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SNR and Thermal Conduction

Interesting Observations of a Class of SNR

An interesting case has come up. It turns out that many SNRs actually give off more thermal X-ray light from their interiors than from their edges (where we would expect shock-heated gas to emit lots of x-rays). This is just the opposite of what was predicted from theory. When observations run counter to predictions, it is natural for scientists to ask what could be wrong with or different from our model to account for the observations. In order to answer this question, a couple of years ago, Jeonghee Rho and Rob Petre from the Lab for High Energy Astrophysics used X-ray detectors to look at many of these SNRs. They created a catalog of their properties. Jeonghee Rho called them M-type SNRs for mixed morphology SNRs. At a recent conference on SNRs, they were called thermal composites. In this writing, they will be "thermal composites".

SNR IC443

SNR IC443 - a thermal composite

"Why are these SNRs so different from the rest?"

Many ideas have been suggested. One idea is that the SNR expands past gas clouds in the interstellar medium (the gas that fills the galaxy). Once inside the hot SNR, the gas clouds are heated up and emit X-rays. Another possible cause of the extra X-ray emission from the center might be that while expanding, the SNR bumped into a big molecular cloud, causing a shock wave to bounce back into the SNR (like when you make a ripple of water in your bathtub and the ripple bounces off of the side of the tub). The edge of the SNR wave is where material piles up and emits X-rays, so if the wave has bounced back, it will cause the SNR to give off more X-rays from the interior than otherwise.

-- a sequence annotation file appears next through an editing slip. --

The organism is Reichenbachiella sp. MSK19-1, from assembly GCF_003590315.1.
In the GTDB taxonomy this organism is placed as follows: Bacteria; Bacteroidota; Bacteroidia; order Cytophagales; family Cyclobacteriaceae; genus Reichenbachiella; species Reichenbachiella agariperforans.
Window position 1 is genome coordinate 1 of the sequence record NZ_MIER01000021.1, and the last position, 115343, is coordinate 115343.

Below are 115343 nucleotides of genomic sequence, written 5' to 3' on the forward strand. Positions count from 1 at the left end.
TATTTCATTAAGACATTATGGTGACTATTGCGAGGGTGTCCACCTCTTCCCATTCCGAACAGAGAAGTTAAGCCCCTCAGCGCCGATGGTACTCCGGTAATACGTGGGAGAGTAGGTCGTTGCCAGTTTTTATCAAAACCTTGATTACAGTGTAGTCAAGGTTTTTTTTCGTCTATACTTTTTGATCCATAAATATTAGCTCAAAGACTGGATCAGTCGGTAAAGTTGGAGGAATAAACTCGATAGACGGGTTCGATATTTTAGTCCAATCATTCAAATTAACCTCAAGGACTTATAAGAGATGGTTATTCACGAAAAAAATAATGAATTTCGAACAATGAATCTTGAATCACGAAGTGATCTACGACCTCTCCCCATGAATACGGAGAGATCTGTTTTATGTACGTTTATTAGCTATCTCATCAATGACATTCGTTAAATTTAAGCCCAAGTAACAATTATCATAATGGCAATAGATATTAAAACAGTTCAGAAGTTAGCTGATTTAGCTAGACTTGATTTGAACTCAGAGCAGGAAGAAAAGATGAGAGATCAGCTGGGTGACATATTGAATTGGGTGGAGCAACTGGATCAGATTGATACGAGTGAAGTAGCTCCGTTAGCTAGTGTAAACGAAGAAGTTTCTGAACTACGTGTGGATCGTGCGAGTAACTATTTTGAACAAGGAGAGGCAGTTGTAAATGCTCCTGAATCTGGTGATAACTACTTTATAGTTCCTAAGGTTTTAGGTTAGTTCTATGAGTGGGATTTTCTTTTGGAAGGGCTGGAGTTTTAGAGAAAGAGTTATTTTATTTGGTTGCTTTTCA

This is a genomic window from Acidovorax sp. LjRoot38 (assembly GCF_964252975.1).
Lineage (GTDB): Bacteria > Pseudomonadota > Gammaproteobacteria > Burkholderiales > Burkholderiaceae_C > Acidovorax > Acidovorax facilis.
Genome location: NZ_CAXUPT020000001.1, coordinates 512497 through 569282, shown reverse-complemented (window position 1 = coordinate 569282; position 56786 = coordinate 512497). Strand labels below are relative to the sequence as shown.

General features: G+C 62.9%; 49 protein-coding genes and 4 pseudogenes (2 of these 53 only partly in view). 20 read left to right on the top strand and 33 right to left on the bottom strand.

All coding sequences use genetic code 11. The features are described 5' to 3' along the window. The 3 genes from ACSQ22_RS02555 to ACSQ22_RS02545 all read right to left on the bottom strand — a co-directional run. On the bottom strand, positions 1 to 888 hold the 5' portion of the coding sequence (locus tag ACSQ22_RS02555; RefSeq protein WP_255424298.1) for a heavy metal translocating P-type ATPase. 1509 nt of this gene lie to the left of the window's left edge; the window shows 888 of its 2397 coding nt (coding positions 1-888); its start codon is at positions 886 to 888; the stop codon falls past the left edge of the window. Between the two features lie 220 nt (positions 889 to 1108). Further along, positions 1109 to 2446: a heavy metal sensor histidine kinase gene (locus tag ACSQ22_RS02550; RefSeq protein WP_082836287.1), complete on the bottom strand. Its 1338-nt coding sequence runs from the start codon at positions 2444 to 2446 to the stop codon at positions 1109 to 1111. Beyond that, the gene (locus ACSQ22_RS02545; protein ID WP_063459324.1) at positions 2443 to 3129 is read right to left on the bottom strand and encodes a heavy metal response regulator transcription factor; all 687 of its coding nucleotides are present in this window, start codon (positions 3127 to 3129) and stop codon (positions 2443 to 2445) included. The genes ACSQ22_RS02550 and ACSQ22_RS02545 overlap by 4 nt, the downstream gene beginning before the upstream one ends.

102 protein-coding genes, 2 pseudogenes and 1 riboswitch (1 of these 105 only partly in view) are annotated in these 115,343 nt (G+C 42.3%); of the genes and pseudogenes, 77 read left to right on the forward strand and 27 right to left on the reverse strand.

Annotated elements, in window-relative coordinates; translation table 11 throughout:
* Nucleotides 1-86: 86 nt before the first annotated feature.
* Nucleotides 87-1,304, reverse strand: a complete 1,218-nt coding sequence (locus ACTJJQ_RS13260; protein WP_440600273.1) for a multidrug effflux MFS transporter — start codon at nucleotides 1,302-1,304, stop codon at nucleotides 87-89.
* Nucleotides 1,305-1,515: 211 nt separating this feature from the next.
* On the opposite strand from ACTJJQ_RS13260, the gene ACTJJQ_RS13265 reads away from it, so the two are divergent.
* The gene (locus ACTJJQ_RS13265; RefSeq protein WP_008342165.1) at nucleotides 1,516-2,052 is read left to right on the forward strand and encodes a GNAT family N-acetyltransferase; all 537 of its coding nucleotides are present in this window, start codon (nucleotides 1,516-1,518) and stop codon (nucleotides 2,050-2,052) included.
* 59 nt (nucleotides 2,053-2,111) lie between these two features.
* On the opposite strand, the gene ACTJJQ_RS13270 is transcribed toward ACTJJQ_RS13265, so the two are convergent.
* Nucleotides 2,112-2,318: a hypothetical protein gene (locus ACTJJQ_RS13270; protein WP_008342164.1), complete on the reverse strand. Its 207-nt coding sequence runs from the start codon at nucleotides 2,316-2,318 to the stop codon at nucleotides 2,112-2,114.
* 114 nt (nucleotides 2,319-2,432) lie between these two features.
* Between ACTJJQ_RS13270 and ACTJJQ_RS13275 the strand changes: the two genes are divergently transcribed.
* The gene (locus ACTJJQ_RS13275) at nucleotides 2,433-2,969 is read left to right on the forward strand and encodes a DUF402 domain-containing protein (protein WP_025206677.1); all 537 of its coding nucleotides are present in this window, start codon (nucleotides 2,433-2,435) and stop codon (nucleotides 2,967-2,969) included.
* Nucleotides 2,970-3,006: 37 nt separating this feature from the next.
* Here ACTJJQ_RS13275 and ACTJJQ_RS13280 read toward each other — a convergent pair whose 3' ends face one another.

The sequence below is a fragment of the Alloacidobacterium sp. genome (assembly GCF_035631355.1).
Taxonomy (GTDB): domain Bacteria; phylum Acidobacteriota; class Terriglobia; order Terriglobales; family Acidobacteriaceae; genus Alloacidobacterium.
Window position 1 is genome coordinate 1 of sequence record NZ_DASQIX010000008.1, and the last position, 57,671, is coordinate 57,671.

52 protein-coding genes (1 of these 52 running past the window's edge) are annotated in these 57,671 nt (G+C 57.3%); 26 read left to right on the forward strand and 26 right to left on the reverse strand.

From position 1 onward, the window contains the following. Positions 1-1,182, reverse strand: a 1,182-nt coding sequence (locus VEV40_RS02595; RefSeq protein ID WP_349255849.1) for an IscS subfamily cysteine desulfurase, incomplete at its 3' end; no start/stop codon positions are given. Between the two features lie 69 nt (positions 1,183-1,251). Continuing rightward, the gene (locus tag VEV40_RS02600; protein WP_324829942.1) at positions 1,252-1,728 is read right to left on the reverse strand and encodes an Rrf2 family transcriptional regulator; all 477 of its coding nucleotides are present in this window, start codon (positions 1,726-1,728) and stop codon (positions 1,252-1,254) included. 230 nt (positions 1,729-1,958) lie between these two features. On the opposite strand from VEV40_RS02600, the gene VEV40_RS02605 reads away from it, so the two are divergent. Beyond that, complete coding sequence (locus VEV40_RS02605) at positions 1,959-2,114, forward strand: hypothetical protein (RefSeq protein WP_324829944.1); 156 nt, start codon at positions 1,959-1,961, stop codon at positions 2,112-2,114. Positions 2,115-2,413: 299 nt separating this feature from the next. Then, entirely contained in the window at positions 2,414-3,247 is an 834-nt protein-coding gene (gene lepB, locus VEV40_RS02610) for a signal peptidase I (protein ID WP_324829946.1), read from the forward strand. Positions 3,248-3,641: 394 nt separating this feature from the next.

A third possibility, involving thermal conduction, is being explored by Robin Shelton. This possibility involves applying a concept familiar here on Earth, the conduction of heat, to a new situation. When heat moves from one place to another, like from near a home radiator to the other side of the room, we call that thermal conduction. Because the gas atoms near the home radiator are hot, they move quickly. When they bounce into other atoms, they make the other atoms move quickly. These second atoms hit third atoms, and so on, and so on. Eventually, many of the atoms in the room have been hit and sped up, so now all of the atoms are warm. That is how thermal conduction works here on earth.

Thermal conduction should be working in space, too, but there is a catch. Some of the atoms in space have been ionized, meaning that they have lost an electron or even several electrons. Both the ions (ionized atoms) and the electrons can cause thermal conduction. The catch is that if there is a magnetic field, then the ions and the electrons won't travel in straight lines, rather their paths bend because of the magnetic field. If the magnetic field is very strong, the ions and electrons bend so sharply as to almost make a circle.

Like a dog tied to a rope looped around a stake stuck in the ground, the ions and electrons just run in circles. They don't get to explore other parts of the neighborhood. They don't get to meet (or bounce into) the other dogs (ions and electrons) in the neighborhood. So, they don't cause the other ions and electrons to heat up. On the other hand, magnetic field have a direction and if that direction is the same as the direction in which the ions and electrons are moving, then the ions and electrons aren't slowed down by the magnetic field at all.